Can Menopause Cause Brain Fog?
By Sheryl Kraft
It's not uncommon for women going through menopause to complain about their memory. Are those bouts of forgetfulness real or imagined? Or something else entirely, like some sort of dementia?
It's real, isn't it?
Exactly. It's not just in your head. Menopause and brain fog are linked. If you need more than your own personal bouts with brain fog or fuzzy thinking for evidence, take a look at this: One 2012 study in the journal Menopause found that when premenopausal women were given a battery of cognitive tests, the ones who identified themselves as having memory problems were the same ones who had trouble completing challenging tasks. That's right. These same group of women also scored low on tests of working memory. And lest we forget to tell you, they also had a hard time processing new information.
Other research has supported the link, too.
And the culprit is …?
Estrogen, naturally. It's not only hot flashes and night sweats that happen when this hormone plummets. There are significant brain changes, too. This is evident in many ways. Just try asking your (menopausal) friends how many times they've lost their keys, had trouble organizing tasks or forgot things like a word, an appointment or their good friend's name this week.
And MRIs show it, too. When 200 men and women between the ages of 45 and 55 were given standard memory tests, the functional MRI scans that tracked their brain activity found that women with lower levels of estradiol (a form of estrogen produced by the ovaries) did worse on those tests and had more pronounced changes in their brain activity.
Got it. But what about things that menopause brings, like depression, sleep issues, hot flashes and night sweats, which all make my brain hurt?
While they all can definitely cause memory problems, they're not the primary cause of cognitive issues in women. It's estrogen, quite clearly, as shown in this study published in the American Journal of Epidemiology.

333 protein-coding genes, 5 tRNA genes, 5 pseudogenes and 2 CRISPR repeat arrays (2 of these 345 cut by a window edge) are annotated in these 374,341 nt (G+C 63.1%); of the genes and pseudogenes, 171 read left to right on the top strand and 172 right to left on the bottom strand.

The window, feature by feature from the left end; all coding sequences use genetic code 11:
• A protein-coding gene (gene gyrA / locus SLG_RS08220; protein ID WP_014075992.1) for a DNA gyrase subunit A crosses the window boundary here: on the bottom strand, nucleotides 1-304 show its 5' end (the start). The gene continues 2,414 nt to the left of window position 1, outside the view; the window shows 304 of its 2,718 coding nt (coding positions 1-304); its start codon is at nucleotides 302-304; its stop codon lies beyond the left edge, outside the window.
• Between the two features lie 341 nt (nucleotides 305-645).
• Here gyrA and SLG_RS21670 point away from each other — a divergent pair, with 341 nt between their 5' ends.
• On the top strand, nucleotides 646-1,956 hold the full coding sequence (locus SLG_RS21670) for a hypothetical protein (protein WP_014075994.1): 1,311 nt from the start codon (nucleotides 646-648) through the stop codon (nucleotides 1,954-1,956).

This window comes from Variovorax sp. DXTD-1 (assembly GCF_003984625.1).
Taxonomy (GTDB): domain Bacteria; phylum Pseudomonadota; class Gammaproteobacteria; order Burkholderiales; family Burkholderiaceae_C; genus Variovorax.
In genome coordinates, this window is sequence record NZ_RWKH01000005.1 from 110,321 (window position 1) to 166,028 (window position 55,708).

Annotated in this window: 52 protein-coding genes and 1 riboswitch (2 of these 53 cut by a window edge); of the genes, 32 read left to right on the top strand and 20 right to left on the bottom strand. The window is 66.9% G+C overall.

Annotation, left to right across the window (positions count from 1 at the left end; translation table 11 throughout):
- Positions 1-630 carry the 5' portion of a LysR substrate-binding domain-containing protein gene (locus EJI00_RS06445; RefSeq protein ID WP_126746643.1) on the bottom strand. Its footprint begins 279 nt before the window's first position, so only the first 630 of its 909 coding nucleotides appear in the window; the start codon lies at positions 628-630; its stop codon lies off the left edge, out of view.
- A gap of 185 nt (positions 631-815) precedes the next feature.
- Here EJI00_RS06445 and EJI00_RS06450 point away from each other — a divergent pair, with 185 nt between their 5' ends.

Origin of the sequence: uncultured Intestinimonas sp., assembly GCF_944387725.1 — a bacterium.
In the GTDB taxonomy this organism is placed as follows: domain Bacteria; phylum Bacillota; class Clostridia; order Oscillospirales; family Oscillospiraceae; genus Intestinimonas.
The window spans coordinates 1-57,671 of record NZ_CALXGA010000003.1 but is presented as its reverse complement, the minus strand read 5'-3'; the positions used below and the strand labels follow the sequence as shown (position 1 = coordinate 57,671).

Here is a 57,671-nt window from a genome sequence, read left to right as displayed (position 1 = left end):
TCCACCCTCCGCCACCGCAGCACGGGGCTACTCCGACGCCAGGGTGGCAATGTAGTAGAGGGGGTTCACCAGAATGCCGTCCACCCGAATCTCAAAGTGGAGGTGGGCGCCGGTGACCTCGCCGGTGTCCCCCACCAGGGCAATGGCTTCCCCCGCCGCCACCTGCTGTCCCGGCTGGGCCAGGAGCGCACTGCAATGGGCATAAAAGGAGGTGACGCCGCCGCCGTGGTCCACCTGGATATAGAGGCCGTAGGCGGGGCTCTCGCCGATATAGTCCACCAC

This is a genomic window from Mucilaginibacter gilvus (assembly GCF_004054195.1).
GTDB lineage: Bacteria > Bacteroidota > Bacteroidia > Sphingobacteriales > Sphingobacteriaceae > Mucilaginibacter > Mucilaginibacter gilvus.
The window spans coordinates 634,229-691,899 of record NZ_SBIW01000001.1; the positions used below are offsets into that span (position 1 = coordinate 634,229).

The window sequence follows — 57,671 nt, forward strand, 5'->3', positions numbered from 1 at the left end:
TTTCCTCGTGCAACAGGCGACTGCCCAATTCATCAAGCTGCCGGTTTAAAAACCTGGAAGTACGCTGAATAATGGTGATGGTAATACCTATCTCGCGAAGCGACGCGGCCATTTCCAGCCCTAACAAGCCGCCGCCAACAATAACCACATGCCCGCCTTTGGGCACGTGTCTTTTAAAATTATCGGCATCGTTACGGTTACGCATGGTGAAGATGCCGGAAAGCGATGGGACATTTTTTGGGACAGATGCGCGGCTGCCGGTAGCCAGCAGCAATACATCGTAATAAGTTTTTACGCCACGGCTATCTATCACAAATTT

Does this brain fog affect a lot of women?
Affirmative. Up to 60 percent go through what's known as "menopause-related cognitive impairment," according to some studies. So, that means if two friends going through menopause talk to each other, there's a good chance one out of the two will forget some details of that conversation. Think of it this way: There will always be something new (?) to talk about!
But then again, there are women who find no changes at all in the way their brains function around menopause. Though researchers don't know exactly what differentiates them from the others, they think it might be that their brains are resistant to the waning levels of estradiol. Or maybe their brains are able to draw estrogen from sources other than their ovaries (like maybe from body fat or by converting testosterone). Or it could also be that these women are protected by doing physical or mental exercises.
So will this be my new normal? A semi-functioning brain?
Fortunately not. It's found that after menopause, the body "rights" itself and, like a loyal dog gone missing, brain function returns after a while. Let's just say that this too shall pass.
That sounds promising. What can I do while I wait it out?
Fortunately, there are things you can do to boost your mental health—things that are shown to help anyone, even if they're not passing through menopause.
For some, short-term hormone replacement therapy can help. Nonhormonal treatments used for hot flashes (like the antidepressant paroxetine, or Paxil, and the anticonvulsant and pain reliever gabapentin) have also been found to be helpful in relieving cognitive symptoms for some.
Healthy lifestyle changes like adopting a Mediterranean diet (rich in fruits, veggies, whole grains, legumes, nuts and healthy fats), exercising and minimizing alcohol consumption can all be brain-protective and boost brain health and your mood. (Because, face it, memory problems can cause anxiety and mood problems, too.)
Anything else I should know about brain fog and menopause?
Since it might take longer than it usually does to do certain things like remember someone's name or cement a new piece of information into your memory, it could be helpful to repeat it out loud or repeat it back to the person who has said it to you. That's one way to help you hold onto that information longer, say experts.
And don't underestimate the power of things like crossword puzzles, learning a foreign language or reading. The goal is to find things you enjoy and challenge your brain at the same time. A win-win—and a way to manage your menopause that much better.
Give this a thought, too.
Though it's annoying and disheartening to find your once-sharp brain not functioning on all cylinders, the good news, according to studies, is that these changes are temporary and there's no link to diseases like Alzheimer's or other forms of dementia.